* ''Webcomic/MSFHigh'': While not directly merchandise driven, Trading cards check, table top RPG rule books check, commission's and reward points check.
* Topatoco is a company that makes and distributes the merch for webcomicers, founded and run by a webcomicer. Almost all of their merch is reproduced hipster tee shirts worn by webcomics characters, but almost none of their merch has any webcomic logos, characters, or dialog on it. It's like they're ''ashamed'' of it.
* ''Webcomic/VGCats'' is getting to the point where Scott Ramsoomair is putting out more t-shirts than new comics a year.
* ''Webcomic/TheAdventuresOfDrMcNinja'' has spawned such a thriving T-shirt business for creator Chris Hastings that, in a recent interview, he mentioned that he sells his merch (at Topatoco) under the name "Raptor Bandit Industries" so he can draw in customers who don't read his comic.
* ''Webcomic/SparklingGenerationValkyrieYuuki'' only updates once every 2 months at best. But watch every other week to see updates on the author's newest merchandise, and what newest conventions she will be selling said merchandise at!
* ''Webcomic/{{Shadowgirls}}'' has the Shadowchild figure and most recently the Merv Hat.
* Appropriately enough, ''Webcomic/YehudaMoonAndTheKickstandCyclery'' sells Yehuda's [[CoolHat cycling cap]].
* There is a fair amount of Merch available for ''Webcomic/GreyIs'', including cups and bookmarks with chibi Black and White on them
* ''Webcomic/{{Homestuck}}'' has evolved into something of a small-scale merchandising empire, to the point that it spans ''three'' online stores - Topatoco, [=WeLoveFine=], and its own, [=WhatPumpkin=]. In addition to the standard webcomic shirts and jumpers (of which there are plenty, including a full set of [[WesternZodiac twelve]] troll shirts and twelve God Tier shirts/hoodies, there is a sizable array of jewelry, prints from the art team, plush toys, an art calendar that's been released yearly since 2011, and the series' utterly enormous discography of music albums. And that's just ''Homestuck'' alone - add in ''Webcomic/ProblemSleuth'' and you've got several more shirts and prints, plus two books.
--> "I seem to have this knack for falling totally ass backwards into highly marketable ideas, like the troll zodiac symbols. [...] Iíve never actually put anything in the story to sell anything. But throughout the entire ride, every time I turn around, Iím saying, ďOh, whoops. Guess I gotta sell that now.Ē" -- Andrew Hussie, in [[http://comicsalliance.com/homestuck-interview-andrew-hussie-bryan-lee-omalley-ms-paint-adventures/ this interview]]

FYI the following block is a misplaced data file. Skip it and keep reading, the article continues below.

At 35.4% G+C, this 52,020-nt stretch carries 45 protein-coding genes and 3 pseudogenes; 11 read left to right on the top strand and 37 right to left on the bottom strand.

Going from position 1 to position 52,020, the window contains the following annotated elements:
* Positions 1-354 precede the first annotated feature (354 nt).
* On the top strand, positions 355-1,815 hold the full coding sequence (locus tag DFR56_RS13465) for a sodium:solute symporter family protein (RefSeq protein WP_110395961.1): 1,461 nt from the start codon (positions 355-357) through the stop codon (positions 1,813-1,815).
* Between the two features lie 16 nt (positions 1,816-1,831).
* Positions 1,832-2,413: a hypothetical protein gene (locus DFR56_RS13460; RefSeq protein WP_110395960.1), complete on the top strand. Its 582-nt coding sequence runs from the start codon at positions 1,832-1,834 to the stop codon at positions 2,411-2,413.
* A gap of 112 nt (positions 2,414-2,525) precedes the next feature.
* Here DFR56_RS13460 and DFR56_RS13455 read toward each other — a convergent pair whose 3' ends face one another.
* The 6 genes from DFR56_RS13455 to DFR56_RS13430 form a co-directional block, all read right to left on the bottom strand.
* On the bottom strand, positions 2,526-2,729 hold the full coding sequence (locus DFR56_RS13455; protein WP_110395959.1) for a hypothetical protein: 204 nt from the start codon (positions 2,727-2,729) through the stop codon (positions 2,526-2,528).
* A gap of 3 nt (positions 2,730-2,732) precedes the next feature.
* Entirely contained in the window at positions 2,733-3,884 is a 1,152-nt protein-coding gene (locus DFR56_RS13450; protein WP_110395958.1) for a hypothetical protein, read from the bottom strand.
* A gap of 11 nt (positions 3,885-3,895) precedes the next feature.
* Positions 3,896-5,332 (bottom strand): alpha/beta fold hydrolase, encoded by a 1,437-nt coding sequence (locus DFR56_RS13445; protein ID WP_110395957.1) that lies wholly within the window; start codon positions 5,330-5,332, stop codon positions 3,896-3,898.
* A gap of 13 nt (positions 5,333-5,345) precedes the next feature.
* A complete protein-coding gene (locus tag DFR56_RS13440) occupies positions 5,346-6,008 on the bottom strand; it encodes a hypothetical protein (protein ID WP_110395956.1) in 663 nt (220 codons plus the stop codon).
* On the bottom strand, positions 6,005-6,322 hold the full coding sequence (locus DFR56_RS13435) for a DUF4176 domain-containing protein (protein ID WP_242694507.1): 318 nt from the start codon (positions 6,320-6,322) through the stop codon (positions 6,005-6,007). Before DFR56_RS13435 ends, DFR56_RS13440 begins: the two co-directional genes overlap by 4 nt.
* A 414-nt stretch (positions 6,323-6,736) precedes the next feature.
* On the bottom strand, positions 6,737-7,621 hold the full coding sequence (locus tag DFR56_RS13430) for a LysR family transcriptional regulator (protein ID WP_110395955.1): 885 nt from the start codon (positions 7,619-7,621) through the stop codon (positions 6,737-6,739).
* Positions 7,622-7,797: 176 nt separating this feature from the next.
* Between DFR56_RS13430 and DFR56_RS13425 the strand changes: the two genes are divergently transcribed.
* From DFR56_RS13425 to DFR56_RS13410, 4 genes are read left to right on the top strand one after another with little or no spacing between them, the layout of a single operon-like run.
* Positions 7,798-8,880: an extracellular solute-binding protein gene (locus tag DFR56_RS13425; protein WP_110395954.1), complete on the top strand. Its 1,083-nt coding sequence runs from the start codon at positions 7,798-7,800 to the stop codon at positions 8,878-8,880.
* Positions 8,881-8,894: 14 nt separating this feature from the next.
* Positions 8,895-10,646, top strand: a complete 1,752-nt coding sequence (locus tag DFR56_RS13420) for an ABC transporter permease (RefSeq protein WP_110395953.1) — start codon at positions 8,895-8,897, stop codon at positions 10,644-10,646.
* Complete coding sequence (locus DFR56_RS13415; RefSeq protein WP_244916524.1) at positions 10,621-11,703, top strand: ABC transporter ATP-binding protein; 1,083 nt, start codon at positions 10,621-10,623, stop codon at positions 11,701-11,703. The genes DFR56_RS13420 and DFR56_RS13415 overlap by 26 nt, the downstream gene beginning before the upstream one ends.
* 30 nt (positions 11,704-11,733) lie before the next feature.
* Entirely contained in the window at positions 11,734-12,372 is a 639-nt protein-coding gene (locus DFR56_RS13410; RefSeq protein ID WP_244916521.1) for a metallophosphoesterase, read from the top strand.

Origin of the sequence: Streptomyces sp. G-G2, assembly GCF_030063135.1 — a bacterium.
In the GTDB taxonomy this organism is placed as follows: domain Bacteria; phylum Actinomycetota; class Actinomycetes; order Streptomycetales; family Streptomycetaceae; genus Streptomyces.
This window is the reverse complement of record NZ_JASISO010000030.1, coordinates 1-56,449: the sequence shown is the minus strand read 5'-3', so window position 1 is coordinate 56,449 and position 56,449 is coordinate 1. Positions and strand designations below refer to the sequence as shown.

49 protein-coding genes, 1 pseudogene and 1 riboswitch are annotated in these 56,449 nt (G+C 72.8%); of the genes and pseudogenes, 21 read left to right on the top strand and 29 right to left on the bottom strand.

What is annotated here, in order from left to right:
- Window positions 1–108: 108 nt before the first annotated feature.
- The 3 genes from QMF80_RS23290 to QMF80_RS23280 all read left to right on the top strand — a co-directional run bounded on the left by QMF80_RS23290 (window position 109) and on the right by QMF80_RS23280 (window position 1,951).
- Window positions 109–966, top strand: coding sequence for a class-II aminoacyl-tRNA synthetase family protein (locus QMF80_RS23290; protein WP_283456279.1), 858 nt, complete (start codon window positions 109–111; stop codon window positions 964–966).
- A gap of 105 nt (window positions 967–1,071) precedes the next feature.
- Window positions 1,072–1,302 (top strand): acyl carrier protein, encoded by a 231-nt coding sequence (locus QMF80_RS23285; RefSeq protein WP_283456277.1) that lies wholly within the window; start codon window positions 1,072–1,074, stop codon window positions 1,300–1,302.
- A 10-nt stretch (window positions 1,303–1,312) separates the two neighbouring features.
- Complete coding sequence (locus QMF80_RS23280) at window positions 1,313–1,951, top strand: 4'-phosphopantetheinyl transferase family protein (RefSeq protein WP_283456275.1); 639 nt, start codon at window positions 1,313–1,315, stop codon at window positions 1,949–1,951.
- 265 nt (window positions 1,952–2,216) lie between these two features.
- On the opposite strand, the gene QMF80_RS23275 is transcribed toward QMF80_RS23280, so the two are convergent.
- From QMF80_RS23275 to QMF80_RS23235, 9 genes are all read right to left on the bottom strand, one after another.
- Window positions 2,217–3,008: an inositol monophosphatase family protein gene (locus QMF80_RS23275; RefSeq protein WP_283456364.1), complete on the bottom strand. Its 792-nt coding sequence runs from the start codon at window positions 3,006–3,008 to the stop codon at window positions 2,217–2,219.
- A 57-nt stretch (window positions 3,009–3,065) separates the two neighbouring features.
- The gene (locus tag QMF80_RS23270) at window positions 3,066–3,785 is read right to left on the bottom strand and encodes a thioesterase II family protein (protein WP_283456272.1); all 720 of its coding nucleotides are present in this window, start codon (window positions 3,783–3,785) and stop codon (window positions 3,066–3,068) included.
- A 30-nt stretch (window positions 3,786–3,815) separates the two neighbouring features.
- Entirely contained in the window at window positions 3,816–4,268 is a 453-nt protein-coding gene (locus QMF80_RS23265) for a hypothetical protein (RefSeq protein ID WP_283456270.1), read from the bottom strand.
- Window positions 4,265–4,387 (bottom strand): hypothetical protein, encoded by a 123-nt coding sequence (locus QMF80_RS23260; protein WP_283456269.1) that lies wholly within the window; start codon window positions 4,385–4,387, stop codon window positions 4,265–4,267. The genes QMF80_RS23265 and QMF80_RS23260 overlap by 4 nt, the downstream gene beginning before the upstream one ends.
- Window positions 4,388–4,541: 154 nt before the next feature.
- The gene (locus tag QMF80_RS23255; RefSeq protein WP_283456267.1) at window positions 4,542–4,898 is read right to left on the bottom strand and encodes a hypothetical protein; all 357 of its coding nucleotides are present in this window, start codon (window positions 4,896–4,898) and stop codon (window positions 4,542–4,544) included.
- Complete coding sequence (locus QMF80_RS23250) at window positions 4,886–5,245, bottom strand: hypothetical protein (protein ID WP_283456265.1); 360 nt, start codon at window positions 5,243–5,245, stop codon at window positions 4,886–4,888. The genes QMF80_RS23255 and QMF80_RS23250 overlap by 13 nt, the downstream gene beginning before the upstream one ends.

** Speaking of ''Webcomic/MSPaintAdventures'', ''Webcomic/SweetBroAndHellaJeff'', [[StylisticSuck an intentionally terrible webcomic filled with grammar errors, JPEG artifacts]] and [[DadaComics general absurdity]] also has an impressive array of merchandise. There are the obligatory T-shirts, some of which glow in the dark and all of which are hilariously terrible. Then there's the magnetic "poetry," a set of fridge magnets featuring snippets from the comic that you can assemble at whim to make something remotely approaching coherency. And now there's a ''hardcover $44 book'' that also comes with a coin of one of the characters, a 3-foot long bookmark ribbon, a "pocket edition" that's a glorified poster of every single comic, a garishly oversized "plantsic paperclip," a lenticular bookmark, and a scratch and sniff sticker that ostensibly smells like pizza. This lavish book's bar code scans as a bag of Doritos, and the front cover has a ''coffee ring laminated onto its surface.'' And not only that, but for ''$50'' you can get it signed by the character in ''Webcomic/{{Homestuck}}'' [[ShowWithinAShow who writes the comic.]]
* ''Webcomic/{{PvP}}'' has hardcover and softcover books of collected strips, desktop vinyl figures, a DVD, posters and T-shirts.
* ''Webcomic/SchlockMercenary'' mostly sells book collections of the strips but also sells other things including T-Shirts, bags, magnets and miniatures. On occasion the comic has a merch-related strip, like for example with challenge coins.
* An in-universe example for ''Webcomic/{{Heartcore}}'': ThePaladin Syranon Glaed, famous demon hunter and good-looking [[LittleBitBeastly Beastman]], has merchandise based on him in [[DomedHometown New Ayers]] due to his popularity with the people.
** In real life, the author also offers donation incentives in the form of pins, stickers, fridge magnets, and bookmarks.